- The Washington Times - Wednesday, March 6, 2002

If there's one thing the capos of the New York publishing houses should be reading these days, it's the bottom line.

And the big news at the cash registers is this: Not a single book on the prized New York Times nonfiction best-sellers list denigrates America, past or present. Not a single book argues that we need to turn all guys into misty-eyed, politically correct wimps. Not a single book celebrates the achievements of communism, socialism, Stalinism, Leninism, Maoism, Taoism or even Clintonism. Not a single book argues that the values of the cave-dwellers are the moral equivalent of our Western values, only different. And not a single book can be described as "poignantly delicious," or by any of the other code words or fab phrases so dear to the literary high and mighty.

No, the big news is that the nonfiction best-sellers list, where "rankings reflect sales," is dominated by full-blooded conservative titles, the literary equivalent of red meat.

At the end of January, Nos. 1, 4, 7 and 9 on the Times list were featured offerings of the Conservative Book Club. The other six books of the top 10 were nonideological: biographies of John Adams and Teddy Roosevelt, the autobiography of long-time General Electric CEO Jack Welch, two September 11 photo-essay collections, and a "copiously illustrated" explanation of our universe by pop physicist Stephen Hawking.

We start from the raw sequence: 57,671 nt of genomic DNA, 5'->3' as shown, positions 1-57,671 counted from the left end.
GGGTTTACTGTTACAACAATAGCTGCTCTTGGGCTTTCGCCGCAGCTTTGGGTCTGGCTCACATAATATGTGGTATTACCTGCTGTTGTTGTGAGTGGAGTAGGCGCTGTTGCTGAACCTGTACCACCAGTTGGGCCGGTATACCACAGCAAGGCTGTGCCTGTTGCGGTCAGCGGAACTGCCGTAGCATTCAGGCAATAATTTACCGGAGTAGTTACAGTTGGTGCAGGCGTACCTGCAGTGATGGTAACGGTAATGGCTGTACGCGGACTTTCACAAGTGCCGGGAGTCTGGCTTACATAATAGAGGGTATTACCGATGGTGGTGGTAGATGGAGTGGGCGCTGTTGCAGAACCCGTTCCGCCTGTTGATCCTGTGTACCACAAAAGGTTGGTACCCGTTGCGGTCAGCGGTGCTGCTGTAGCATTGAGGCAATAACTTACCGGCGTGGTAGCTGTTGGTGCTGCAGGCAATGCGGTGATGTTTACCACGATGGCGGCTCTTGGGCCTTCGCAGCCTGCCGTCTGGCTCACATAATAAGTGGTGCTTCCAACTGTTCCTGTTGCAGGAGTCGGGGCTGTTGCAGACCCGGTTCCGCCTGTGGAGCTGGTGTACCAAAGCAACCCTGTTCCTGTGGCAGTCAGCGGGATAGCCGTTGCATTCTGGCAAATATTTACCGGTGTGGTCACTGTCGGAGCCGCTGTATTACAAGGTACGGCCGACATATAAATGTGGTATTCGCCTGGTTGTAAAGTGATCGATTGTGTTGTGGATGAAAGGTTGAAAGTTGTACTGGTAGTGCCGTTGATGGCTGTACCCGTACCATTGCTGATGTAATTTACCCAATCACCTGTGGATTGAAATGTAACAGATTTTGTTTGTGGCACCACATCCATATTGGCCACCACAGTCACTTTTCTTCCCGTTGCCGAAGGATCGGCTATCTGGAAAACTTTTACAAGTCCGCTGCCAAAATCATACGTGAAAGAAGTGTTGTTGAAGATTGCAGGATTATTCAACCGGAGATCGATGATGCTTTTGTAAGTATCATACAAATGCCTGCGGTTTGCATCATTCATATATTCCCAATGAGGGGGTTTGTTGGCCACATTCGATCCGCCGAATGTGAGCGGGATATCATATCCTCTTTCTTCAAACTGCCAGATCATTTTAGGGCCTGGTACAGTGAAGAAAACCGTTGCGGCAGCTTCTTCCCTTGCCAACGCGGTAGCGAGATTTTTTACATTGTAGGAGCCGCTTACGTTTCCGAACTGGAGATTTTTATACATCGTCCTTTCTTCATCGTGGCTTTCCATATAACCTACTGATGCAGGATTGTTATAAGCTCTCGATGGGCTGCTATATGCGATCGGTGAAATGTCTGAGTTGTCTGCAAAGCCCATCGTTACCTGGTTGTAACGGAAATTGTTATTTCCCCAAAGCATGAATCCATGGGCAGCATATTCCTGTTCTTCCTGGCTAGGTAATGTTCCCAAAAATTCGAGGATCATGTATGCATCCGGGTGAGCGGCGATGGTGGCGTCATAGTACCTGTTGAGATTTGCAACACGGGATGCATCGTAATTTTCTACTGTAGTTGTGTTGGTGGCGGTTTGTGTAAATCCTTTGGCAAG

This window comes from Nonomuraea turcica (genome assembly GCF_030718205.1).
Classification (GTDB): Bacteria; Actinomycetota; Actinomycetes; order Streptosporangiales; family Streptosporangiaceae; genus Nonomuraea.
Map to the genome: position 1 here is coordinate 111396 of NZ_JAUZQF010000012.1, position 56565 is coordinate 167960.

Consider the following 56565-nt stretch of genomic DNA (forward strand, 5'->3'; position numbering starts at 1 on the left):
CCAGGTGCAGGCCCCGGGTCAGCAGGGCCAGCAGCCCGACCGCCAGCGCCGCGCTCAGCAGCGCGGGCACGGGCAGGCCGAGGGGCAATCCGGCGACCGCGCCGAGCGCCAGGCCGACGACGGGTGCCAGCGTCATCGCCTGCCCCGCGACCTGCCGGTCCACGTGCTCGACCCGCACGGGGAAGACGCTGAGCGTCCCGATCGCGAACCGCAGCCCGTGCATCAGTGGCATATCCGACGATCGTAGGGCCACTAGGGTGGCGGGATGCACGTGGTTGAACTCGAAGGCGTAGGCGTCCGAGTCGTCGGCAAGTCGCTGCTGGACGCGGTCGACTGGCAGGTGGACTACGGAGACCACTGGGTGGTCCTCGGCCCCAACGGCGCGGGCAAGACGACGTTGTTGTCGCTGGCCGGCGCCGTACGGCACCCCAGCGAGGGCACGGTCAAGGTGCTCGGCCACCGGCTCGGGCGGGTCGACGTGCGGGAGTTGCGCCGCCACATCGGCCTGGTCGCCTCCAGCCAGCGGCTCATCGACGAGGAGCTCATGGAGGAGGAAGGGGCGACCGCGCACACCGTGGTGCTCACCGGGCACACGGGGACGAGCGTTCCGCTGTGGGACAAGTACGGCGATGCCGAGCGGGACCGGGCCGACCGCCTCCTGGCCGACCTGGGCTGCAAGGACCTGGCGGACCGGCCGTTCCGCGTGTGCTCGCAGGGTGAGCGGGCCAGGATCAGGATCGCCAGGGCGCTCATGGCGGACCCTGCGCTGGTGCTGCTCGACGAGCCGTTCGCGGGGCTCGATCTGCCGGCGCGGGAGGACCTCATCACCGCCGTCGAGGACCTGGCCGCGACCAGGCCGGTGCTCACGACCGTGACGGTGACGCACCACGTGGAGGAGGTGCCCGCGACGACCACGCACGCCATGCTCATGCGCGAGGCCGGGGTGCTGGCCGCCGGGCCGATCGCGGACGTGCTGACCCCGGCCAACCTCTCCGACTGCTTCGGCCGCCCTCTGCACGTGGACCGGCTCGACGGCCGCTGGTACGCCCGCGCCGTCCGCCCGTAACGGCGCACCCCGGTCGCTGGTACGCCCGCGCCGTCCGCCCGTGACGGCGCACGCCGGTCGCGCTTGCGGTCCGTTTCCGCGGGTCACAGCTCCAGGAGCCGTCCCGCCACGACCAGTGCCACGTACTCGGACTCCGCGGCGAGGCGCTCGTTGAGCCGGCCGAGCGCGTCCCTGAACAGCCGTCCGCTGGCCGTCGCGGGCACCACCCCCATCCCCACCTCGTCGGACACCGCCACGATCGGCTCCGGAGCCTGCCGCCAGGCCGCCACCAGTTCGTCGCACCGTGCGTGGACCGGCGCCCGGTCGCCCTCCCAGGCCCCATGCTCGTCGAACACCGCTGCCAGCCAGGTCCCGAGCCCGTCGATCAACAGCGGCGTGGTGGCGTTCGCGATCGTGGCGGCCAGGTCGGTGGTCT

In the age of President Bush, it seems, Norman Mailer and Susan Faludi are out, and Bill O'Reilly and Pat Buchanan are in.

Interestingly, the No. 1 book on the nonfiction list on Jan. 27 and still No. 1 on Feb. 10 was Bernard Goldberg's "Bias," which explains what most Americans already suspected: that network "news" is slanted.

That's right. Dan Rather, that good-old-boy from Texas with the solid citizen salt-and-pepper hair, sees the world differently than Defense Secretary Donald H. Rumsfeld, pundit-in-chief Cal Thomas, and the head of the Heritage Foundation. And yes, his liberal views occasionally color the way CBS presents the news. But that hasn't stopped "Bias" from selling big.

The No. 9 book on Jan. 27 was also media-related, "The No Spin Zone" by Fox News Channel's resident straight-shooter, Bill O'Reilly, host of "The O'Reilly Factor."

No. 4 on the list, "The Death of the West" by Pat Buchanan, argues that promiscuous immigration in recent decades the influx of millions of Third World newcomers, many living here illegally, some (we now know) determined to harm us is part of a global phenomenon.

And No. 7 on the list (down one notch, to No. 8, on Feb. 10) was the late Barbara Olson's "The Final Days," examining the excesses of the Clinton White House, even as the president was packing his bags.

Though they will never admit it, New York publishers have always had a blind spot when it comes to conservative books. Authors and would-be authors hear the same excuse again and again: Conservative titles don't sell.

It's a self-fulfilling prophecy, because they don't sell when they don't get made. And don't get marketed. And they don't get made and don't get marketed if the people in charge (after all, none of their friends would be caught dead reading a conservative title) are convinced they won't sell.

It may be a long shot, but perhaps the sound of cash registers ringing up big sales for these four will change things. Now that would be "poignantly delicious."


Edwin Feulner is the president of the Heritage Foundation.


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